Access

You are not currently logged in.

Access your personal account or get JSTOR access through your library or other institution:

login

Log in to your personal account or through your institution.

If You Use a Screen Reader

This content is available through Read Online (Free) program, which relies on page scans. Since scans are not currently available to screen readers, please contact JSTOR User Support for access. We'll provide a PDF copy for your screen reader.

DE NATIE : VAN NATIONALISME NAAR POSTNATIONALE IDENTITEIT

F. De Wachter
Tijdschrift voor Filosofie
55ste Jaarg., Nr. 1 (MAART 1993), pp. 48-71
Stable URL: http://www.jstor.org/stable/40886787
Page Count: 24
  • Read Online (Free)
  • Subscribe ($19.50)
  • Cite this Item
Since scans are not currently available to screen readers, please contact JSTOR User Support for access. We'll provide a PDF copy for your screen reader.
DE NATIE : VAN NATIONALISME NAAR POSTNATIONALE IDENTITEIT
Preview not available

Abstract

The problem of the nation is articulated as the philosophical problem of the relation between the political and the non-political in the context of modernity. When the political relevance of traditional non-political bonds is removed, a new cohesion needs to be found between free and equal individuals. Three solutions are possible. The liberal-universalistic solution claims that there is no other source of unity than the political process itself; it finds the ingredients of political loyalty in the common rational agreement upon principles of democracy. The nationalistic solution is an attempt to find those ingredients in particularistic allegiances of a non-political, ethnic-cultural nature. Both solutions, present in the old French-German debate on the nation, as well as in recent debates between liberalism and communitarianism, are criticized. Their revival in recent times is explained by the fact that they both represent an erosion of the political sphere that is characteristic for a post-ideological society. The first neglects the specific determinateness of the political, reducing it to the internationality of the market or to the moralism of rights. The second neglects the political nature of democratic legitimation by founding it on the claim to embody a particular culture or „Volk”. — In a discussion with Sandel, it is agreed that the political dimension needs a determinate form of collective identity and a non-contractual form of foundation. This form should not be situated however in the imaginary givenness of an ethnic-cultural context, but in the common undertaking of the moral task of institutionalizing ideals of liberty. These ideals are not an abstract set of principles, but are necessarily mediated by a particular common heritage or a political culture. Finally it is shown that such interpretation of nation or national citizenship is parallel to recent philosophical endorsement of ideals of civic republicanism or constitutional patriotism.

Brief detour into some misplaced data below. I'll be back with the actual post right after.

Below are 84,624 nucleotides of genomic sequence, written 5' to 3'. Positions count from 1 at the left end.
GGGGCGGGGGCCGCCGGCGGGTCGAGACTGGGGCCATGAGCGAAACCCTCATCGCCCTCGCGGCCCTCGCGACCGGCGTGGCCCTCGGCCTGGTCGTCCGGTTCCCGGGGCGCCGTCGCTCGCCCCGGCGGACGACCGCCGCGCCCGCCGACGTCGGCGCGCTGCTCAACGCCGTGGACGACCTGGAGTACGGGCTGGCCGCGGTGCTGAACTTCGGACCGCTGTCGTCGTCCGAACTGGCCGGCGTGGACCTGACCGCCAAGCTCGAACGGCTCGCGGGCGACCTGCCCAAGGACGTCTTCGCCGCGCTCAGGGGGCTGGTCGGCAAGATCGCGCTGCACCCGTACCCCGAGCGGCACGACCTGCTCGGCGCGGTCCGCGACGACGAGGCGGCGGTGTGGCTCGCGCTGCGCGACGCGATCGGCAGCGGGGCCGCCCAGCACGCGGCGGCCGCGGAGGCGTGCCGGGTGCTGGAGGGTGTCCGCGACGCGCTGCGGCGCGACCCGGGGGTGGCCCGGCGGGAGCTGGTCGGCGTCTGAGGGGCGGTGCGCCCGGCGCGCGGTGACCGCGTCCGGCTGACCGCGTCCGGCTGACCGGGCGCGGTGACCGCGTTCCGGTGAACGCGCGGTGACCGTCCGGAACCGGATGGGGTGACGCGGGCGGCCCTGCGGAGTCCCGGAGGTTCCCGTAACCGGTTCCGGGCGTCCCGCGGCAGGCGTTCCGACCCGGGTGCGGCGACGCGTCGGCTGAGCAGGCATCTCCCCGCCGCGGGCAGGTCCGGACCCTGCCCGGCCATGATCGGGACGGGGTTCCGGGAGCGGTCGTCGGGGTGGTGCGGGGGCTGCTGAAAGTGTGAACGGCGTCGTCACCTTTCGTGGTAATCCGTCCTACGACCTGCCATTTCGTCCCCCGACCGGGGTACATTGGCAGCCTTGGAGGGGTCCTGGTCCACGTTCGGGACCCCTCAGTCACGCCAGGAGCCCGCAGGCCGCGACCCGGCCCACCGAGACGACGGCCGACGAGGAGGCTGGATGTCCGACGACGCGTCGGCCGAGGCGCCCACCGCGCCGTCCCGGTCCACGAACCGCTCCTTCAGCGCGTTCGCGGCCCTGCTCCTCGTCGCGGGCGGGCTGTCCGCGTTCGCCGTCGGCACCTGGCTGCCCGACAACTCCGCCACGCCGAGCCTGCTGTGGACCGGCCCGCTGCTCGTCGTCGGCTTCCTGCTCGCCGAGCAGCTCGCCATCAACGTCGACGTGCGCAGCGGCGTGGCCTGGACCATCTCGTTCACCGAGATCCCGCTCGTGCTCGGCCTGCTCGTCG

Page Thumbnails

  • Thumbnail: Page 
[48]
    [48]
  • Thumbnail: Page 
49
    49
  • Thumbnail: Page 
50
    50
  • Thumbnail: Page 
51
    51
  • Thumbnail: Page 
52
    52
  • Thumbnail: Page 
53
    53
  • Thumbnail: Page 
54
    54
  • Thumbnail: Page 
55
    55
  • Thumbnail: Page 
56
    56
  • Thumbnail: Page 
57
    57
  • Thumbnail: Page 
58
    58
  • Thumbnail: Page 
59
    59
  • Thumbnail: Page 
60
    60
  • Thumbnail: Page 
61
    61
  • Thumbnail: Page 
62
    62
  • Thumbnail: Page 
63
    63
  • Thumbnail: Page 
64
    64
  • Thumbnail: Page 
65
    65
  • Thumbnail: Page 
66
    66
  • Thumbnail: Page 
67
    67
  • Thumbnail: Page 
68
    68
  • Thumbnail: Page 
69
    69
  • Thumbnail: Page 
70
    70
  • Thumbnail: Page 
71
    71